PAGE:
s/y Nine of Cups
American Odyssey - Part III: Boston to Las Vegas
Cross-country land cruising - July-August 2012
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More National Parks and Monuments?

American Odyssey - Part I?
(Las Vegas to Denver)

Denver - the Mile High City?

American Odyssey - Part II?
(Denver to Boston)

Roadside Americana?

Birds of North America?

Wildflowers of North America?
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Leaving New England was bittersweet. As
much as we like to be on the go and as
much as we were looking forward to the
new adventures Odyssey Part III offered,
Marcie always has a hard time saying
goodbye to her sister, Lin. Once on our
way, all was fine. First stop...Pennsylvania.
We camped at Promised Land State Park our first night out. The distances between
states in the eastern US isn't far and it was an easy day's trip despite several stops.
The weather was cool and dry and the nearby lake was pleasant enough though no
birds were in sight when we visited the bird blind near sunset.
One stop en route was Grey
Towers National Historic Site.
Visit with us if you will.
This part of Pennsylvania is about coal mining. The towns are named Coaldale, Fracksville and
Minersville. The main streets are tired, worn and run-down... holes left where once thriving
businesses are now gone. Folks here heat with coal, too, so it permeates every part of the their
We stopped at the Henniger Farm
Covered Bridge for a morning break.
We love these old covered bridges.
Legend has it, a kiss shared in the middle
of the bridge brings good luck to a
couple. How could we resist?
Ferries have been crossing the mile wide, shallow Susquehanna River at Millersburg, PA since at least the early 19th century. We saw the
sign...why not? It was an act of faith to drive the car across the rickety wooden ramp onto the ferry. The Millersburg Ferry is the last operating
ferry on the Susquehanna River and is believed to be the last "wooden double stern-wheel paddle boat" to be operating in the United States.
The Susquehana is the longest river on the American east coast that drains into the Atlantic Ocean, and with its watershed, it is the US's 16th
largest river. It's also the longest river non-navigable river in the continental US.
Scenic and romantic,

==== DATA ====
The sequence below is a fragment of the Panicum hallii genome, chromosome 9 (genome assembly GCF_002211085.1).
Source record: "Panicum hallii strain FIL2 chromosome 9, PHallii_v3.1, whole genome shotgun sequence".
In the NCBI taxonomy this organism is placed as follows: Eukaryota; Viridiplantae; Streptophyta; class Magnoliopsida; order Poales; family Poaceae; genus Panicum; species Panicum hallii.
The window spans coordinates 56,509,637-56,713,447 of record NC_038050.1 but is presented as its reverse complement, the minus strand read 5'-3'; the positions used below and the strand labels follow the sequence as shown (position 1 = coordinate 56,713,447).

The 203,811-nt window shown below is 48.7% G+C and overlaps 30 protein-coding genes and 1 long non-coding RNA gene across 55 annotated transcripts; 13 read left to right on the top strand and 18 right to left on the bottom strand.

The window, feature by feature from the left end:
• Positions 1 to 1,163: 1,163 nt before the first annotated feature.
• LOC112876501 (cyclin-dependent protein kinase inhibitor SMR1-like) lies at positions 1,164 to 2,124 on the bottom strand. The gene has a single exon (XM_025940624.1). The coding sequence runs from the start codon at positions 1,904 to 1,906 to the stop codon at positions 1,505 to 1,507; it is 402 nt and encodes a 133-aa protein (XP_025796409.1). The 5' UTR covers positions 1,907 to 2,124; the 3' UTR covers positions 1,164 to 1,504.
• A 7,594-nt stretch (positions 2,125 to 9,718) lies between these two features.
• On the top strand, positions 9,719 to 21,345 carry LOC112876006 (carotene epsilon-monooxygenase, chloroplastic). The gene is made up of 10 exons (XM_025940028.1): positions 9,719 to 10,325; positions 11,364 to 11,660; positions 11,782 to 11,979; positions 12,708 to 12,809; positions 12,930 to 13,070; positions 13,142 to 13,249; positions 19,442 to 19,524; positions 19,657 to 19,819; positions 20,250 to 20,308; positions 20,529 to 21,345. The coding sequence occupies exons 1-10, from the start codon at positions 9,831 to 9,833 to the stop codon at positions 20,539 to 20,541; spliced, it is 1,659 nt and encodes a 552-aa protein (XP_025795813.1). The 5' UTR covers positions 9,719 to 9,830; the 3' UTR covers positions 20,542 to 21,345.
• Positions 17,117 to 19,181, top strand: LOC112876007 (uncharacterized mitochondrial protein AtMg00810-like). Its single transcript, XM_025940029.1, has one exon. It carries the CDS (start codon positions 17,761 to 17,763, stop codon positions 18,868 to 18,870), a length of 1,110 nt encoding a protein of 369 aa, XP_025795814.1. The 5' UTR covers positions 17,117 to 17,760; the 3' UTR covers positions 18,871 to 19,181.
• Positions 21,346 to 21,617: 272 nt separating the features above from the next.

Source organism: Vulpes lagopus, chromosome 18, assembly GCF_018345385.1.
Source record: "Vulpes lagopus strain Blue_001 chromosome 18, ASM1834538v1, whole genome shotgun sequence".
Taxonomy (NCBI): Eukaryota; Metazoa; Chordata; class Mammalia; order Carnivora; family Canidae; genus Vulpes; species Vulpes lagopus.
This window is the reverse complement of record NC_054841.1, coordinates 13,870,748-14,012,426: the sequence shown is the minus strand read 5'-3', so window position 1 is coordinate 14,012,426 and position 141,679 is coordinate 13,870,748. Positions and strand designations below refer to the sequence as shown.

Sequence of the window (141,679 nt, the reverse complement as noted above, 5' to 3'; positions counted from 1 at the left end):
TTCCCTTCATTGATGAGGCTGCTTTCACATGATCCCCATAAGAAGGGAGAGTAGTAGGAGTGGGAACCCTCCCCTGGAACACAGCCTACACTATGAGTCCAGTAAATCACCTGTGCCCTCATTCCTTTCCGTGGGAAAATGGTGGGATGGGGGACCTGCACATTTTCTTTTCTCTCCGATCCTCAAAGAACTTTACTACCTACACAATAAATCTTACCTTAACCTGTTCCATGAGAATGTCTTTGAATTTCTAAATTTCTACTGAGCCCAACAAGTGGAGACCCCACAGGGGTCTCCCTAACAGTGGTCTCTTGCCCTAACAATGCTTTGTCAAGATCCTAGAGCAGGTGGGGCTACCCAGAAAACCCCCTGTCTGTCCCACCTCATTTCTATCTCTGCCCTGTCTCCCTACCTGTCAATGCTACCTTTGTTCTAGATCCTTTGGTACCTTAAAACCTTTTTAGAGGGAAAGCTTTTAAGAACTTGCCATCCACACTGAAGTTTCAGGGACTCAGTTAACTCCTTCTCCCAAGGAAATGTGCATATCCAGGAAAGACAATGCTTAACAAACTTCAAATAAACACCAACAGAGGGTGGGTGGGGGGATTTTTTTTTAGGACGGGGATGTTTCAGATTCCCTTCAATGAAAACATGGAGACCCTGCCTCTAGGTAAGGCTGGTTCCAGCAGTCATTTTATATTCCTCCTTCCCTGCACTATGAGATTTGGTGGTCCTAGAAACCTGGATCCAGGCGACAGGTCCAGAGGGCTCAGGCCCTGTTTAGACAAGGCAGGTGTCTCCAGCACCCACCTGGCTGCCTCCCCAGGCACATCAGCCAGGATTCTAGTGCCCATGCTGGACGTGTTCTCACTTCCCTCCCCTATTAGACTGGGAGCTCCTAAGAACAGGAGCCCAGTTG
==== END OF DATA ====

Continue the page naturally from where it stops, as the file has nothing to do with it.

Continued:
numerous covered bridges
still link Pennsylvania to its
past. At one point, the
Keystone state had at least
1,500 covered bridges, but
today only 200 have stood
the test of time. More
covered bridges exist in
Pennsylvania than in any
other state - highlighting its
designation as 'Covered
Bridge Capital of the World.'
This was a revelation to us
after visiting the Bridges of
Madison County, Iowa.
We headed from Pennsylvania to Maryland for a visit with our
old cruising friends, the Grimms. They own a gentleman's
estate... a lovely house, a barn, lots of acreage with gardens,
horses and chickens. We love visiting ... it's easy, comfortable
... just like home. We wandered in the fields and the gardens,
picking ripe veggies as we went. David and Doug collected
eggs in the evening. We chatted with horses. We took pictures
of swallowtail butterflies which favored the flowers in Fay's
English garden. Birds sang. Hummingbirds whizzed by. It was
pretty idyllic.
Doug has Mennonite friends in Harrisonburg, Virgiinia and after seeking permission from their elders, invited us to visit with them. What an opportunity! It was a highlight of our trip east.
We cannot begin to comprehend  their religion and beliefs, but we found, as always, that despite any differences, people are people. We drove through their community, avoiding their
black horse-drawn buggies on the narrow country roads. We stopped at their plain white church and counted over a hundred hitching posts for tying up on Sunday mornings. These are
the "plain people" as they call themselves. They are plain in dress, manner and speech, but oh so innovative, imaginative and industrious. Fay played on a child's articulated shovel. We
toured a workshop and machine shop and saw their gardens. They shun modern conveniences and electronics and thus, photographs of people were not allowed. We were invited to
their house for a tour and some conversation. It was all in all, a fascinating experience. They asked as many questions of us as we did of them and the exchange was outstanding.
They've invited us back and this is one invitation we'll surely take advantage of in the future.
Doug found us another covered bridge -
the Meems Bottom Bridge Mount
Jackson, VA.
Small towns in this historic area preserve their heritage and buildings in grand style. In
nearby Sharpsburg, Nutter's Ice Cream is everyone's favorite on a hot summer's night.
Wasn't hard to talk us into a stop there...consider it a part of the adventure!
Check out our visit to the
Manassas Battlefield
in Virginia.